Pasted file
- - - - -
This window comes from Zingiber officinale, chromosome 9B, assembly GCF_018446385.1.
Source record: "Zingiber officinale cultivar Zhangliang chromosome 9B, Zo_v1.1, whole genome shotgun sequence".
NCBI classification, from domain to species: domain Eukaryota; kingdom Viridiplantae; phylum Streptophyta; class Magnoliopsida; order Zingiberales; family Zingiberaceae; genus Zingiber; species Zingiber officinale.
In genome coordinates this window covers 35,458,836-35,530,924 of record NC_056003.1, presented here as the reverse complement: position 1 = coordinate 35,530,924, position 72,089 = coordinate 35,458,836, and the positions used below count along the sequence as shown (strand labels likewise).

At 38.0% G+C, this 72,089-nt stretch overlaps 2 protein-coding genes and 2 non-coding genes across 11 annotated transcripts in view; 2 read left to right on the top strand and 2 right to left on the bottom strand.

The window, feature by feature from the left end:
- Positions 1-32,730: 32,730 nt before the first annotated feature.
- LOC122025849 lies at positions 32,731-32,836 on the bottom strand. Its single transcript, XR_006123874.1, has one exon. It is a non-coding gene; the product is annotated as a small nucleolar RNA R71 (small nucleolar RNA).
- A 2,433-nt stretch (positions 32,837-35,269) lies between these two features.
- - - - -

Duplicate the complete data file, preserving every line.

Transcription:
This window comes from Zingiber officinale, chromosome 9B, assembly GCF_018446385.1.
Source record: "Zingiber officinale cultivar Zhangliang chromosome 9B, Zo_v1.1, whole genome shotgun sequence".
NCBI classification, from domain to species: domain Eukaryota; kingdom Viridiplantae; phylum Streptophyta; class Magnoliopsida; order Zingiberales; family Zingiberaceae; genus Zingiber; species Zingiber officinale.
In genome coordinates this window covers 35,458,836-35,530,924 of record NC_056003.1, presented here as the reverse complement: position 1 = coordinate 35,530,924, position 72,089 = coordinate 35,458,836, and the positions used below count along the sequence as shown (strand labels likewise).

At 38.0% G+C, this 72,089-nt stretch overlaps 2 protein-coding genes and 2 non-coding genes across 11 annotated transcripts in view; 2 read left to right on the top strand and 2 right to left on the bottom strand.

The window, feature by feature from the left end:
- Positions 1-32,730: 32,730 nt before the first annotated feature.
- LOC122025849 lies at positions 32,731-32,836 on the bottom strand. Its single transcript, XR_006123874.1, has one exon. It is a non-coding gene; the product is annotated as a small nucleolar RNA R71 (small nucleolar RNA).
- A 2,433-nt stretch (positions 32,837-35,269) lies between these two features.